Catchwords are words which are usually written on the bottom margin of a page which repeat the first word on the following page. Here is an example from Trinity MS R.3.60. Note the catchword ‘singula’ on the bottom of the verso (left) page which is the first word on the recto (right) page.
In MS B.15.25, the catchwords are all contained within grotesque drawings including a man spearing fish,
Why was this done? It helped with the correct order of leaves of paper or quires during binding. Books were formed by binding a number of quires together. The collation is the description of the way in which a book was bound. So, for example, the collation of B.15.25 is described as follows:
In this instance the manuscript was made up of 13 quires of 8 leaves and 2 additional quires of just 6. The number of leaves in a quire can vary. The catchwords occur on the last verso of each quire to link to the first recto of the following quire.
Folios 47v-48r illustrated below is the point where quire 6 ends and quire 7 begins.
The study of the way in which manuscripts are bound and the physical structure of a book is called codicology and can tell the user much about the origin and production of a text.
Spring is finally in the air and with it comes the desire to get out of the house and enjoy nature. Luckily, that’s just what Medieval Books of Hours call for with the Labour of the Month for April.
In B.11.4, a 13th century Psalter (book of psalms), a figure sits on a bench admiring the trees. The illustration pictured to the left is from B.11.7, a late 14th or early 15th century English Book of Hours, and M.R. James’ catalogue description raises more question than it answers. He writes: “April. Two men: one holds the trunk of a tree, the other beats earth about it with a large balk of wood.” We have not been able to connect this illustration to any particular arboreal practice in the middle ages, so perhaps James was simply beating about the bush.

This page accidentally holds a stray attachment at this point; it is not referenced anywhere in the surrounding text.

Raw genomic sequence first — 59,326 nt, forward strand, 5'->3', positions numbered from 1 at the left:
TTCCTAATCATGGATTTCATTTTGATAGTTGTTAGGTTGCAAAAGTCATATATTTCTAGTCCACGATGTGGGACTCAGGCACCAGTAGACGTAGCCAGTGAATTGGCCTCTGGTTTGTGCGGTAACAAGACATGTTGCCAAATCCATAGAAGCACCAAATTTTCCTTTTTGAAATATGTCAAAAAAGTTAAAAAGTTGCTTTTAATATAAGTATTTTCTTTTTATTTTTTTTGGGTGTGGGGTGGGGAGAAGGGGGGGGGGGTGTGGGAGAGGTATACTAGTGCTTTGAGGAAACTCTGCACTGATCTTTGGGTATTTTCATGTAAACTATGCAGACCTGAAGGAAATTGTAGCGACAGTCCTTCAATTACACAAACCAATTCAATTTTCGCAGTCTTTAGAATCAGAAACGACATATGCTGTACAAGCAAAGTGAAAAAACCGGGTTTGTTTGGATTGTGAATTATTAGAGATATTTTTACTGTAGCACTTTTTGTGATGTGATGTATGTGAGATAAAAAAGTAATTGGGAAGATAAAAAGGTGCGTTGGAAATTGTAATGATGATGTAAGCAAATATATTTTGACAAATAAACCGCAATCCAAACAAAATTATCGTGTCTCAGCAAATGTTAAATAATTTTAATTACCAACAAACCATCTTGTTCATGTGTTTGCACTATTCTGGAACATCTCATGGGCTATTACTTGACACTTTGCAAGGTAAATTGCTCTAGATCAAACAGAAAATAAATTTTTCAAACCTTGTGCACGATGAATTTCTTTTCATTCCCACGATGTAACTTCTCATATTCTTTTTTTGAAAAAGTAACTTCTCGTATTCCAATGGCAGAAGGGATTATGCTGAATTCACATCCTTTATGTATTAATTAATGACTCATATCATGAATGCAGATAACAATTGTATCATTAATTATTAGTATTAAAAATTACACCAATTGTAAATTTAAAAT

The young man pictured below in B.11.31, a 15th century French Book of Hours, may be out for a stroll to better enjoy the April countryside. However, the branch he carries may also signify him as someone who is returning from a pilgrimage. European pilgrims who made the long and dangerous journey into the Holy Land brought back palm leaves, sometimes folded into crosses, and were thus often referred to as Palmers. Pilgrims to many sites, including ones in Europe, carried badges to commemorate their journeys, and as a vessel with which to transport the miraculous powers of far away shrines to bless people or places back home.
The link between April and going on pilgrimage was immortalized by Geoffrey Chaucer in the General Prologue to his Canterbury Tales. A late 15th century manuscript version of the Canterbury Tales,R.3.3, is shown below with the opening words, “Whan that aprille”, in large letters visible at the top of the page. In his prologue, Chaucer tells of a group of travelers, stirred by the April weather to go on a pilgrimage to the shrine to St. Thomas Becket at Canterbury Cathedral. They meet by chance at the Tabard Inn in Southwark and swap stories in a contest to see who could tell the best tale, the prize for which is a free meal at the inn on their return journey.
Pictured with the Labours of the Month for April is the astrological sign Taurus, the bull. In the 13th century Psalter from London shown below, the Saints’ Feast Days listed show a definite emphasis on Saints venerated by the Anglo-Saxon, such as St. Guthlac of Crowland (11 April) and St. Erkenwald, Bishop of London (30 April). This year, Easter falls in April, though because it is a religious feast day whose date is not fixed, it is considered a “moveable feast” and is therefore not listed in medieval calendar pages of fixed feast days.